# Pointer jumping

Suppose we have an array $$\\texttt{ps}\$$ of length $$\n\$$ with pointers pointing to some location in the array: The process of "pointer jumping" will set every pointer to the location the pointer it points to points to.

For the purpose of this challenge a pointer is the (zero-based) index of an element of the array, this implies that every element in the array will be greater or equal to $$\0\$$ and less than $$\n\$$. Using this notation the process can be formulated as follows:

for i = 0..(n-1) {
ps[i] = ps[ps[i]]
}

This means (for this challenge) that the pointers are updated in-place in sequential order (ie. lower indices first).

## Example

Let's work through an example, $$\\texttt{ps = [2,1,4,1,3,2]}\$$:

$$\texttt{i = 0}: \text{the element at position }\texttt{ps[0] = 2}\text{ points to }\texttt{4} \\ \to \texttt{ps = [4,1,4,1,3,2]} \\ \texttt{i = 1}: \text{the element at position }\texttt{ps[1] = 1}\text{ points to }\texttt{1} \\ \to \texttt{ps = [4,1,4,1,3,2]} \\ \texttt{i = 2}: \text{the element at position }\texttt{ps[2] = 4}\text{ points to }\texttt{3} \\ \to \texttt{ps = [4,1,3,1,3,2]} \\ \texttt{i = 3}: \text{the element at position }\texttt{ps[3] = 1}\text{ points to }\texttt{1} \\ \to \texttt{ps = [4,1,3,1,3,2]} \\ \texttt{i = 4}: \text{the element at position }\texttt{ps[4] = 3}\text{ points to }\texttt{1} \\ \to \texttt{ps = [4,1,3,1,1,2]} \\ \texttt{i = 5}: \text{the element at position }\texttt{ps[5] = 2}\text{ points to }\texttt{3} \\ \to \texttt{ps = [4,1,3,1,1,3]}$$

So after one iteration of "pointer jumping" we get the array $$\\texttt{[4,1,3,1,1,3]}\$$.

## Challenge

Given an array with indices output the array obtained by iterating the above described pointer jumping until the array does not change anymore.

## Rules

Your program/function will take and return/output the same type, a list/vector/array etc. which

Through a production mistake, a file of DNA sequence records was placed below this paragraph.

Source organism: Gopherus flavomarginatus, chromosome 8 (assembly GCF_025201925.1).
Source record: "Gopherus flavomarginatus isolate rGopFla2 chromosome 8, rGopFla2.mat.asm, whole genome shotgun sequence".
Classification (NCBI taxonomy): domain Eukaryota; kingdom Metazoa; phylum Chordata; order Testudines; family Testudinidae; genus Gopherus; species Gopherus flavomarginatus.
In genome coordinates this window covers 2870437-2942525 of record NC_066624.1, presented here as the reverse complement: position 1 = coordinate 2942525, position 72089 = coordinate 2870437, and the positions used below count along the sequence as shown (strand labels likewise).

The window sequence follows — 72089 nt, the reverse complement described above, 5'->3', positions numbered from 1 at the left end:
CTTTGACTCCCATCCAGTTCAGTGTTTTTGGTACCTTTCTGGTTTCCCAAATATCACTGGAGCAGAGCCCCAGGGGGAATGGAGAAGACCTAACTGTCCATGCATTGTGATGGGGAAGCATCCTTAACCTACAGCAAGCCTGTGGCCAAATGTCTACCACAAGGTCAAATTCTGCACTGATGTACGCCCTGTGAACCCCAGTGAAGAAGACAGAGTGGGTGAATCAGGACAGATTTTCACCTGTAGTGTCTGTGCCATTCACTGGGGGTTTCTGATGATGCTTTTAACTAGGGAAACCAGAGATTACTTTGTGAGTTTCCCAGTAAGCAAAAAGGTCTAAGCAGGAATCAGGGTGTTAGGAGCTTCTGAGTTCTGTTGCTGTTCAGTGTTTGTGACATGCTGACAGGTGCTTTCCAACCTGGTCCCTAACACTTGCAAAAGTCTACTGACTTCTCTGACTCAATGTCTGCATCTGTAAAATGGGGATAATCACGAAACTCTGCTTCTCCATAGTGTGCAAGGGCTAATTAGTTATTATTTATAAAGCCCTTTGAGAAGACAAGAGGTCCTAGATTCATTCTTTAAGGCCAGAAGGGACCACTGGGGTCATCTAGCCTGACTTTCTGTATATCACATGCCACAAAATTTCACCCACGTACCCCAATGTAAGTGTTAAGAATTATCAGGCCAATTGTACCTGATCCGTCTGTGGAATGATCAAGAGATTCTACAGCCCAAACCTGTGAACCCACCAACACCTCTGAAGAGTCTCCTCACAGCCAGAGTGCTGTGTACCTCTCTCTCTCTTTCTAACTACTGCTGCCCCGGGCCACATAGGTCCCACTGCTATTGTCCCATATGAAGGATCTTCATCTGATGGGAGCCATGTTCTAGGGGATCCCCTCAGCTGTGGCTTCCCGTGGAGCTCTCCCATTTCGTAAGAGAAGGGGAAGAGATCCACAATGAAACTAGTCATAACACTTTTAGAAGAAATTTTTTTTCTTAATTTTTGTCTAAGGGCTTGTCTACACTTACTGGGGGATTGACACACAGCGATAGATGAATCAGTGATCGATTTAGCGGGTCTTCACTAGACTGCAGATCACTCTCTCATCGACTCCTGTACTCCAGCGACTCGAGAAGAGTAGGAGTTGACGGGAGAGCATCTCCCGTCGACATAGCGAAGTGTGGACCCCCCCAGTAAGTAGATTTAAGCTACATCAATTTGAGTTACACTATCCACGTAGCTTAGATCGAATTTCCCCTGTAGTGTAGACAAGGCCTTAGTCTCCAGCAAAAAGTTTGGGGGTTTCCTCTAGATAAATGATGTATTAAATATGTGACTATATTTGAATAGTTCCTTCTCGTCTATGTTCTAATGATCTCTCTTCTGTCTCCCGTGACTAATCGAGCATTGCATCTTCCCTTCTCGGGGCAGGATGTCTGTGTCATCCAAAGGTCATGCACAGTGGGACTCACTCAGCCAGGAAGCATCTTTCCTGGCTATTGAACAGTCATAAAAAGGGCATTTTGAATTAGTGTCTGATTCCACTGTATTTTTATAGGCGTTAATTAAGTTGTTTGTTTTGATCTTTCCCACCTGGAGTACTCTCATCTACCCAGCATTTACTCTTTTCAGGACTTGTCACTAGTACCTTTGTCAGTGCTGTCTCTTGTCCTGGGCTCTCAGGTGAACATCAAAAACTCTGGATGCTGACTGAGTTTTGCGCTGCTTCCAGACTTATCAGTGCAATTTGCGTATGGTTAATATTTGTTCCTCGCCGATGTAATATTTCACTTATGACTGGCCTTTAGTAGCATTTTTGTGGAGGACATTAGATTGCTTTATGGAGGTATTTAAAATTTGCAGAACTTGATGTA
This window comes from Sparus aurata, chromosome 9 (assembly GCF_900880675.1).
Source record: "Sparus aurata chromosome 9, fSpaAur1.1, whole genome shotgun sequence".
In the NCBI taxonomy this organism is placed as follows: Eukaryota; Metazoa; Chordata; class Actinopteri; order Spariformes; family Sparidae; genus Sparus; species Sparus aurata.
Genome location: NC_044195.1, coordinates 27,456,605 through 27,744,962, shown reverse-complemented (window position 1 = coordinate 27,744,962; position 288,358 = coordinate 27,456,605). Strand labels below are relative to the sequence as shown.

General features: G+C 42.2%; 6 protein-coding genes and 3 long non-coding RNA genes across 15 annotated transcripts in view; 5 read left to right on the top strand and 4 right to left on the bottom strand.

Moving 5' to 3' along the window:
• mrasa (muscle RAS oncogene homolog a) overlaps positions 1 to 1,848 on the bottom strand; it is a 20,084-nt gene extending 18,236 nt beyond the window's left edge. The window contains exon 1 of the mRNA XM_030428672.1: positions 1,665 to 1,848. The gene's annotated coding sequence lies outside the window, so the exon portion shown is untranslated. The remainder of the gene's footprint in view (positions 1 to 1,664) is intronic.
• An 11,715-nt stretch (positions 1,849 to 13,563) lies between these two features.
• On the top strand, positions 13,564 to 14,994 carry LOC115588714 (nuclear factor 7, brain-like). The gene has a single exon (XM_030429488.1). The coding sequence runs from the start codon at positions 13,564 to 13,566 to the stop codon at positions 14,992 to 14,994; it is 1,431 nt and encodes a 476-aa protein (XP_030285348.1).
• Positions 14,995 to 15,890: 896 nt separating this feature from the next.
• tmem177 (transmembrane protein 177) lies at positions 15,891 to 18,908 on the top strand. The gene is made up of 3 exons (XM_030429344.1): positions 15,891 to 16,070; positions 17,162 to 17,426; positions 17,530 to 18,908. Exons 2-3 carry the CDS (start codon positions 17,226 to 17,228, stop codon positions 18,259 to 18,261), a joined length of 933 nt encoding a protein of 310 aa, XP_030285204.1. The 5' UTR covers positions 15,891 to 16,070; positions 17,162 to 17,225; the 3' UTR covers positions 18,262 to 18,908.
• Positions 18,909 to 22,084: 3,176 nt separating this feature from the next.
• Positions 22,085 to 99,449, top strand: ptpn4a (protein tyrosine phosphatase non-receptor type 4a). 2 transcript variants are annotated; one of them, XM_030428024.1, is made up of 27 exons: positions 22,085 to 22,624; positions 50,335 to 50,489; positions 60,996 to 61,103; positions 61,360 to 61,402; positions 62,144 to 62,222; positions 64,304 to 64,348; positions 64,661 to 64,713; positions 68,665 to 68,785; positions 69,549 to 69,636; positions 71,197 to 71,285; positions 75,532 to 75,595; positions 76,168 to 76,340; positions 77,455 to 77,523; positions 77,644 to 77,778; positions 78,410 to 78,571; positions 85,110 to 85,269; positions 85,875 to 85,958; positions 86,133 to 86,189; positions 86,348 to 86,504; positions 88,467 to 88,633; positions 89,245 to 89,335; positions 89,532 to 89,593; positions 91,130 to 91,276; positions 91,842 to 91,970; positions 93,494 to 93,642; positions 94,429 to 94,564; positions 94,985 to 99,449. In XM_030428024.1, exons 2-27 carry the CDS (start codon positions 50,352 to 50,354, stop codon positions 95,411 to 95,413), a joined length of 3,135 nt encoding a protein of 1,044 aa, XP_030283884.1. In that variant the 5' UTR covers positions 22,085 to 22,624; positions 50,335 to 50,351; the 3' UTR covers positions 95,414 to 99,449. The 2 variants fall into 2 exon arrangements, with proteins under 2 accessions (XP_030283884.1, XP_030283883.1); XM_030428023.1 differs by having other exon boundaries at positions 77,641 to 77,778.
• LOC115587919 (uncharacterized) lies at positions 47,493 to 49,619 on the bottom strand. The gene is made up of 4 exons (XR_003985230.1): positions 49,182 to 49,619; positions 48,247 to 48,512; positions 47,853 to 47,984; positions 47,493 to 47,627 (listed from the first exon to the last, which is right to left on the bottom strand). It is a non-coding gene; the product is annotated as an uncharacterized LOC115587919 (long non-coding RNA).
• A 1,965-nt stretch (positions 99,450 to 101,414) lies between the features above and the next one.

• is guaranteed to be non-empty and
• is guaranteed to only contain entries $$\0 \leq p < n\$$.

Variants: You may choose

• to use 1-based indexing or
• use actual pointers,

however you should mention this in your submission.

## Test cases

[0] → [0]
[1,0] → [0,0]
[1,2,3,4,0] → [2,2,2,2,2]
[0,1,1,1,0,3] → [0,1,1,1,0,1]
[4,1,3,0,3,2] → [3,1,3,3,3,3]
[5,1,2,0,4,5,6] → [5,1,2,5,4,5,6]
[9,9,9,2,5,4,4,5,8,1,0,0] → [1,1,1,1,4,4,4,4,8,1,1,1]
• Related: Jump the array – ბიმო Jan 23 '19 at 17:20
• Are we allowed to take the length n as additional input? – Kevin Cruijssen Jan 24 '19 at 8:55
• @KevinCruijssen, see this meta discussion. – Shaggy Jan 24 '19 at 12:26
• It's too bad the entries need to be updated sequentially; if they could be updated simultaneously, Mathematica would have the 21-character solution #[[#]]&~FixedPoint~#&. – Greg Martin Jan 25 '19 at 8:40

# JavaScript, 36 bytes

Modifies the original input array.

a=>a.map(_=>a.map((x,y)=>a[y]=a[x]))

Try it online

foldr(\_->([]#))=<<id
x#a@(b:c)=(x++[(x++a)!!b])#c
x#_=x

Try it online!

# Python 2, 53 bytes

def f(l):L=len(l);i=0;exec'l[i]=l[l[i]];i=-~i%L;'*L*L

Try it online!

-6 thanks to HyperNeutrino.

Alters l to the result in place.

# C++14 (gcc), 61 bytes

As unnamed generic lambda. Requires sequential containers like std::vector.

[](auto&c){auto d=c;do{d=c;for(auto&x:c)x=c[x];}while(d!=c);}

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35 bytes

# Clojure, 88 bytes

#(reduce(fn[x i](assoc x i(get x(get x i))))%(flatten(repeat(count %)(range(count %)))))

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# Charcoal, 16 bytes

ＦθＦＬθ§≔θκ§θ§θκＩθ

Try it online! Link is to verbose version of code. Sadly all the usual mapping functions only operate on a copy of the array with the result being that they just permute the elements rather than jumping them, so the code has to do everything manually. Explanation:

Ｆθ

Repeat the inner loop once for each element. This just ensures that the result stabilises.

ＦＬθ

Loop over the array indices.

§≔θκ§θ§θκ

Get the array element at the current index, use that to index into the array, and replace the current element with that value.

Ｉθ

Cast the elements to string and implicitly print each on their own line.

# F#, 74 73 bytes

fun(c:'a[])->let l=c.Length in(for i in 0..l*l do c.[i%l]<-c.[c.[i%l]]);c

Nothing special. Uses the modulus idea seen in other answers.

## K, 27 Bytes

{{@[x;y;:;x x y]}/[x;!#x]}/
• {..}/ applies lambda {..} over arg (until convergence)

• inside outer lambda:

• {..}/[x;y] applies lambda iteratively over x (updated at each iteration) and an item of y (y is a list of values, and uses an item at each iteration). In this case arg y is !#x(til count x, that is, indexes of the array)

• @[x;y;:;x x y] amend array x (at index y assign x[x[y]])

# APL (Dyalog Unicode), 26 bytesSBCS

Requires ⎕IO←0

{m⊣{m[⍵]←m[m[⍵]]}¨⍳≢m←⍵}⍣≡

Try it online!